Friday, November 17, 2006

Will James O'Shea Ruin L.A. Times' Page One?

That David Hiller and James O'Shea have no business running the L.A. Times, even for a brief period, is obvious. These unqualified men came here from an inferior city to replace distinguished leaders of the paper, and already the Times' Page one is showing their gross incompetence and failure to understand the Times and what it should offer its readers.

O'Shea in the last two days must be held responsible for a severely compromised Page one. Many readers are complaining about meaningless or second-rate local stories being placed there, at a time of consequential world and national events.

The careful and restrained Kevin Roderick dealt with this issue clearly yesterday in LA Observed. He reported, "A bunch of Times readers have emailed to say how jarring they found this morning's front page. Not because the news stories above the fold were all local, but that the local news wasn't all that major..."

Then, today, the Times headline story is about a $2 billion downtown Los Angeles renovation project being in the red, even before it gets started. This would, under the enlightened Dean Baquet, have been relegated to the California Section.

As stated earlier, there is every hope that Hiller and O'Shea won't be in Los Angeles very long. Any reasonable buyer of the paper will give them their walking papers, and the only resident of this area who will be sorry will be Ken Starr, Hiller's friend when both were at the Reagan Justice Department.

It is often the mark of the most unqualified pretenders to high position that they act in remarkably silly ways. Some actually think they can contribute something to the enterprise. But I can't believe this could possibly be true of Hiller and O'Shea, who must realize how unprepared they are to cope with Los Angeles.

If this goes on much longer, even more of the bottom will drop out of Los Angeles Times circulation. The paper is being destroyed before our eyes.

Again, it must be emphasized, in every way, these characters should be admonished they are not wanted in Los Angeles. They must slink back to Chicago as soon as possible, where they can replace the cows and hogs in the stockyards adding to whatever merits that place may have.

Labels:

5 Comments:

Anonymous Anonymous said...

Didn't the Times lose hundreds of thousands of customers during the Carroll/Baquet years? Maybe people in LA don't want to read about the Middle East every day. You can pickup any paper across the country and read the same "Car Bomb in Bagdhad" story. You can't blame all of the Times' troubles on Chicago. People still watch Fox TV and "American Idol" even if they hate Rupert Murdoch and Bill O'Reilly.

11/17/2006 10:18 AM  
Anonymous Joe Zekas said...

Showcasing your ignorance about Chicago (stockyards closed many years ago) doesn't exactly lend credibility to your statements about Chicagoans being ignorant of LA.

11/17/2006 10:57 AM  
Anonymous Brian Craig said...

While I agree the Tribune Company is not the right owner for the Los Angeles Times, why is it necessary for you to put down the city of Chicago.

Chicago is a world class city with lots to offer. Except for the nasty weather, it would probably be America's best city.

11/17/2006 6:59 PM  
Anonymous Anonymous said...

I have not read many blog columns on any topic that are so full of hate spewed by its creator as are yours.

Anyone from LA trashing Chicago as you do simply means you have not gotten your vile filled ass out of your glass house and jumped on a United Airlines (Chicago) Boeing made (Chicago) jet in a very long time.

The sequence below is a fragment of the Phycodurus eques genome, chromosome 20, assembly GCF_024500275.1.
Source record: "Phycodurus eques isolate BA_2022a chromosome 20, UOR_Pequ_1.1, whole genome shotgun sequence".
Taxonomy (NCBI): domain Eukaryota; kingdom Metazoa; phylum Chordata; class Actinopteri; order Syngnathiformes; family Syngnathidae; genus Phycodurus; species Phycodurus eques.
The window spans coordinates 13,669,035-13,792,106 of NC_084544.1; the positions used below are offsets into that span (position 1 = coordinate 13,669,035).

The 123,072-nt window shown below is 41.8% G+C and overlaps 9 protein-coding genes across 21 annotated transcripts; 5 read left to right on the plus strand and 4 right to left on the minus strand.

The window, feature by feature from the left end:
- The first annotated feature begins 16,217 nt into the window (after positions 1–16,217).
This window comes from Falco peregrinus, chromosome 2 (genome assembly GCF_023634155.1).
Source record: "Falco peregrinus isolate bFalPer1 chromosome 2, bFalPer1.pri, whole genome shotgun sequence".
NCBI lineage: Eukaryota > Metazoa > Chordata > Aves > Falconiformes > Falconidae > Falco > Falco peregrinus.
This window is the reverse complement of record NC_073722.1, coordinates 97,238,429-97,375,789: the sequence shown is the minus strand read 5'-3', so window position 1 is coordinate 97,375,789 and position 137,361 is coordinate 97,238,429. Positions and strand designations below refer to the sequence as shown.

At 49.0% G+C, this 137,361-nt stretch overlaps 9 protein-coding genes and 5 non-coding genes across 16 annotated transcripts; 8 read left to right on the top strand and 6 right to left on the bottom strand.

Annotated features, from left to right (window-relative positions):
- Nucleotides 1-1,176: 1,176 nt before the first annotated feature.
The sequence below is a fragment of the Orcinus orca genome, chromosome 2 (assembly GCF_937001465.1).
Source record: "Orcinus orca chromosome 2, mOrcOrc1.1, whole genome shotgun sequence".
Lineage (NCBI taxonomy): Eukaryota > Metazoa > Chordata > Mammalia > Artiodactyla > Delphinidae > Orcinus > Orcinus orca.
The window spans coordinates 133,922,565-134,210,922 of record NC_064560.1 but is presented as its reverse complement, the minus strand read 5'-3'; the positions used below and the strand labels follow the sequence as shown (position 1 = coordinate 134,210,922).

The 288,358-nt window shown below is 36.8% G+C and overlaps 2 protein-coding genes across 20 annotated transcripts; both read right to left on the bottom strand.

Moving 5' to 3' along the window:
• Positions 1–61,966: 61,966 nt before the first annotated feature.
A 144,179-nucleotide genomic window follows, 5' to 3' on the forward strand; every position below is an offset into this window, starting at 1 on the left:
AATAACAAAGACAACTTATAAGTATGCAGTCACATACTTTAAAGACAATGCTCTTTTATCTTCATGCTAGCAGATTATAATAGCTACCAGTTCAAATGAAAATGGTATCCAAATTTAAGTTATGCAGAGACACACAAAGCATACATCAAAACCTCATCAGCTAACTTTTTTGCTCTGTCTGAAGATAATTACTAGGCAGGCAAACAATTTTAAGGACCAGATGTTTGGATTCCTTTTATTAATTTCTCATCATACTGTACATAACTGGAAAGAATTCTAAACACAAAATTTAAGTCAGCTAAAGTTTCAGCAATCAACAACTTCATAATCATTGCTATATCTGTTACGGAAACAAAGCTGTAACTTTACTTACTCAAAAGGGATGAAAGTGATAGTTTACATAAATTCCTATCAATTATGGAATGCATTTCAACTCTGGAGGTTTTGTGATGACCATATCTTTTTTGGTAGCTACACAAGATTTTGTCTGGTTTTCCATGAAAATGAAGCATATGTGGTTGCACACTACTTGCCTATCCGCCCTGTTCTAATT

I sense in you tone that your professional life over time must not have not gone all that well for you. Hey, that happens, and winners get over it. As a current country song states "Walking is easy when the road is flat". It's those hills that challenge us and makes life rewarding. Go buy some hiking boots and get over your self inflated ego.

As to your wishing for the grand old days of the LA Times, it's over buddy. Frankly, all of us now have dozens of outlets in print, on air and online to satisify our appetite for world and national news covered from different perspectives.

I totally enjoy my very own home delivered Chicago Tribune every day. It's where I learn, often on the front page, the details behind regional and local corruption, revitalization initiatives, community projects, tax issues, etc. not to be easily found elsewhere.

In short, what's wrong with mixing up those front pages a bit. Under your so called editorial hero, it does not appear that the LA Times was doing much more than losing circulation at a much higher rate than other metro papers.

So take a breath, take some time off, and come visit the true grand city that will beat out yours with a resounding win to host the Olympics. You'll find us to really be the city that works, filled with millions that actually manage to even smile at each other once in a awhile.

11/18/2006 7:09 AM  
Anonymous Laura said...

Hey, thanks so much for your post on the LA Times front page situation. Having been in New York for most of October, reading the New York Times every day, I came back to L.A. and the LAT with culture shock. What HAPPENED? The front page has been for a few weeks, not just since O'Shea arrived, full of FEATURE stories, not news! There are many stories inside the front section that qualify for front-page status over the non-stories that have been running. I would gladly see those bloody "Car Bomb In [fill in the blank]" stories over the drivel they're running. At least I'd feel I was being informed of what is going on in the world that is NEWS. What next for the Times' front page? Tom and Katie's gift registry? Keep up the good work, Ken.

11/19/2006 3:54 PM  

Post a Comment

Links to this post:

Create a Link

<< Home